Foreclosure Lawyer Tempe, AZ
If you are no longer able to make payments on your home, then you need the help of a Tempe, AZ foreclosure lawyer to represent your case. When you can no longer make your monthly mortgage payments, you default on your loan. When this happens, your lender may try to foreclose on your home. This means that your mortgage lender initiates a legal process in which they force you to hand over or sell assets to recoup the money owed them. These assets include your home. If you are facing foreclosure, contact a lawyer at Wright Law Offices for help today.
Life happens, mostly unexpectedly. Accidents or injuries or even layoffs can cause unexpected job losses and changes to a person’s quality of life. These changes can spill over into other areas such as no longer being able to afford your monthly housing payment. When you miss your first monthly payment, you have defaulted on your loan. Lender rules vary, but after a set amount of time they will reach out to you, requesting you to make up the payment.
After four months of not paying, your lender will send a notice of default. Again, lender rules and regulations vary, but most lenders only enact this after four months of missed payments. If you occasionally get behind on one or two payments but are able to quickly make them up before three or four are defaulted, then you will be fine. If you receive the notice of default, that typically means you have around 30 days to make up all missed payments.
If you miss a fifth payment, your lender will initiate the foreclosure process. There are two ways this is done, depending on where you are located: nonjudicial and judicial. In a nonjudicial foreclosure, minimal paperwork is required to be filed with the courts, and then the lender can take it from there. A judicial foreclosure requires a lengthy court process. No matter which route this takes, once the foreclosure is approved, the lender will put up your property for sale.
Your house will be auctioned off, but lenders are required by law to advertise the sale a few months in advance. If you manage to make up your payments in that time on your own or with the help of a Tempe foreclosure lawyer, the foreclosure process stops. Once the auction starts, you are no longer able to get your home back. At this point the home sells at auction. If your home does not sell, the lender attempts to sell the property through a broker in which case they are able to lessen the expenses associated with the ownership of the property in order to attract potential buyers.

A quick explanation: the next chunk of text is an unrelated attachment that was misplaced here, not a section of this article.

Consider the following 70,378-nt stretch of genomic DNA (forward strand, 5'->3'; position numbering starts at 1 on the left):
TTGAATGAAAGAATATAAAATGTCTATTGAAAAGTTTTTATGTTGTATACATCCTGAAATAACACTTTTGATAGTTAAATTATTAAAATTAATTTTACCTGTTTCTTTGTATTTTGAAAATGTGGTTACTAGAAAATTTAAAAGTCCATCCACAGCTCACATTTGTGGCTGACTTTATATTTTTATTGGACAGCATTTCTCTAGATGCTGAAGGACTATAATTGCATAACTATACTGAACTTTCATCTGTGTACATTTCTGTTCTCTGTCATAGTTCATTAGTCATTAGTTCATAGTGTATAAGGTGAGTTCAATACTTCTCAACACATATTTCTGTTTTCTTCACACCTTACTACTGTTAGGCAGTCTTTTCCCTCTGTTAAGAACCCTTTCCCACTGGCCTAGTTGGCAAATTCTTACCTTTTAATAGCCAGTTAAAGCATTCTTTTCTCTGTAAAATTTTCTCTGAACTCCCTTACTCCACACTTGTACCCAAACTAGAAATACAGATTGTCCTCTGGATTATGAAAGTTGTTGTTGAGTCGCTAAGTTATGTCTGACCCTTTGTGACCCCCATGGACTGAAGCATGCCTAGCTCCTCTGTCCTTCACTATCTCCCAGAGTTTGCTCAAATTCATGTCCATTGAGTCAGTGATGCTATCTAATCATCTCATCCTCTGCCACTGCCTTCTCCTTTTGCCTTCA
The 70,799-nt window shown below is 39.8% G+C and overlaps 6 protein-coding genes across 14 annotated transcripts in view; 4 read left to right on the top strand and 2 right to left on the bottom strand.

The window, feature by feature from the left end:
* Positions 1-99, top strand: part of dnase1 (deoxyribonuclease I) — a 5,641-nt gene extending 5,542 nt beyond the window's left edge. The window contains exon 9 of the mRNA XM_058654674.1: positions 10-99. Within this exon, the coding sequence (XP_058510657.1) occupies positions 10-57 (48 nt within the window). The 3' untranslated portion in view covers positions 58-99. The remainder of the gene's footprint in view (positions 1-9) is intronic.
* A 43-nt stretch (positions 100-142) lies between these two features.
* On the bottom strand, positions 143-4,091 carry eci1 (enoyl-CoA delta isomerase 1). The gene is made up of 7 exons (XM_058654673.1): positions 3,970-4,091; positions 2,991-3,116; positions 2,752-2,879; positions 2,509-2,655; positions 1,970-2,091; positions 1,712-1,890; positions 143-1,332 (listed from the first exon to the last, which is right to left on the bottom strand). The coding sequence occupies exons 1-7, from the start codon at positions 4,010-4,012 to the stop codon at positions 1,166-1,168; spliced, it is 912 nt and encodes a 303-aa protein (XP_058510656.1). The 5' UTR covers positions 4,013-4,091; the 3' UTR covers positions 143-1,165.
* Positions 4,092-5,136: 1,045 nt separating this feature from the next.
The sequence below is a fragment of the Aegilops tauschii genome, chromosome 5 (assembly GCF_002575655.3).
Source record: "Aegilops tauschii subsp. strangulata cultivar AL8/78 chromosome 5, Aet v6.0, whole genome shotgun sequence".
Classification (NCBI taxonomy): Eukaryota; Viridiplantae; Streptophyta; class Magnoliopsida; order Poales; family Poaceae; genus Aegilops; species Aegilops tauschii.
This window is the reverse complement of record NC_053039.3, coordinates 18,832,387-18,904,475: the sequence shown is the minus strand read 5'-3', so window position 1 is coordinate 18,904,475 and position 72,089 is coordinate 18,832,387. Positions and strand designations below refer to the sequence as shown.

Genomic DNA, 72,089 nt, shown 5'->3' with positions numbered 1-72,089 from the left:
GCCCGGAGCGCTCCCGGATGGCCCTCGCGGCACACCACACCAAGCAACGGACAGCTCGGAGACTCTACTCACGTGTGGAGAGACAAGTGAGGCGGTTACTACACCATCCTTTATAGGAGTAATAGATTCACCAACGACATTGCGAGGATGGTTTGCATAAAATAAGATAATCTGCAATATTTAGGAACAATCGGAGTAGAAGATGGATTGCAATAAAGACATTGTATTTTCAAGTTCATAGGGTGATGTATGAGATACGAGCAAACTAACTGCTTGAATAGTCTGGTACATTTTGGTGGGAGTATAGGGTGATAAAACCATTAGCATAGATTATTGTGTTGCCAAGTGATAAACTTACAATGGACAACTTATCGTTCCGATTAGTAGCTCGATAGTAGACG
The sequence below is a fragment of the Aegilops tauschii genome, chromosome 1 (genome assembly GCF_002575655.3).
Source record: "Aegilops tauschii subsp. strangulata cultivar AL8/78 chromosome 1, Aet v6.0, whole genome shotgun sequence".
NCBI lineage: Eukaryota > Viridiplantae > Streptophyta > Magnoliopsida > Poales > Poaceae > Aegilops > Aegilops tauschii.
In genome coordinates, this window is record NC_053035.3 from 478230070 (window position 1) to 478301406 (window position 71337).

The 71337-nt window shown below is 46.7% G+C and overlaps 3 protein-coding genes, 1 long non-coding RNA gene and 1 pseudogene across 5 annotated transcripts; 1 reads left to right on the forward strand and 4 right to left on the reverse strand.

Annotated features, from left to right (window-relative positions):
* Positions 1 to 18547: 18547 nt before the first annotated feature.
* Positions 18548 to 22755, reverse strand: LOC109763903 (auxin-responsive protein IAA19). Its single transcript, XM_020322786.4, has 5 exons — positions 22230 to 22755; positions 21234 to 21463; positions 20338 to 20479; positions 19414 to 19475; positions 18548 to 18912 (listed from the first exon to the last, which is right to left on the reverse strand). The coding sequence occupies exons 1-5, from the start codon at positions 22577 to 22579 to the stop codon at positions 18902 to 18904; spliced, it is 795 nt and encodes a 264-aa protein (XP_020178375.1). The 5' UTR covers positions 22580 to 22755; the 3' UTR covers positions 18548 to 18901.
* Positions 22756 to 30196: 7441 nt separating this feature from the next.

Once someone else owns your house, you will be evicted. Notice will be given, and you will have time to remove your belongings.
There are several steps that can be taken before a foreclosure is initiated and finalized to try and keep you in your home. Some of these steps look like loan modifications, forbearance, or even just negotiations with your lender. Contact a Tempe foreclosure lawyer at Wright Law Offices for help today.
Learn More About Arizona Foreclosures And What Your Options Are
A trusted Tempe, AZ foreclosure lawyer knows that when you are facing foreclosure, it can seem like your world has come crumbling down. You may wonder how you got here and what choices led to this happening. Though it can seem like a very scary situation to be in, working with a lawyer from Wright Law Offices can help you understand what your options are so that you can get through this. When you are ready to move forward with learning about your options regarding a home foreclosure, call us to see what we can do to help.
How do I proceed?
The foreclosure process itself can be tricky no matter what. However, in the state of Arizona, there will be two options when it comes to foreclosure.
- Judicial. This would require the lender to go through a process called “lis pendens”, meaning they need to go through the local court so that they can get the property back.
- Non-judicial. In this scenario, the lender would not need to go through the court to get approval for the foreclosure. When you (the borrower) signed the paperwork for the mortgage, you would have signed the deed of trust. In this, there would have been a “power of sale” clause. This would have outlined information stating that if you default on your payments, the lender has the right to repossess your property.
What typically happens during the foreclosure process?
As a Tempe foreclosure lawyer understands, the process is different depending on whether you go through the judicial or non-judicial process. With the judicial, the lender will send the borrower a letter that states how long the borrower has to pay the past due balance. If the borrower can make the mortgage current, foreclosure could be avoided. Without payment, however, the lender can seek a foreclosure summary by going to court. In this scenario, you would either respond to the letter and let a judge decide what happens or proceed with the foreclosure.
In a non-judicial foreclosure, the lender can avoid getting a judge to approve the foreclosure. The lender can then proceed with publishing a notice of sale in the local newspaper and they also need to place the notice on the property. This must happen 20 days before the date of sale and the county recorder’s office must record this information.
Do I have any options aside from foreclosure?
If foreclosure is not the answer you are hoping for and you would like to fight for your home, you may have other options. You should speak to your lawyer about filing for Chapter 7 or Chapter 13 bankruptcy and see if one of these bankruptcy options could allow you to keep your home.
Facing foreclosure can seem like rock bottom. It can also be the start of getting your life back on track. When you are ready to discuss your home’s foreclosure and learn about the options in front of you, call Wright Law Offices to speak with our Tempe foreclosure lawyer today.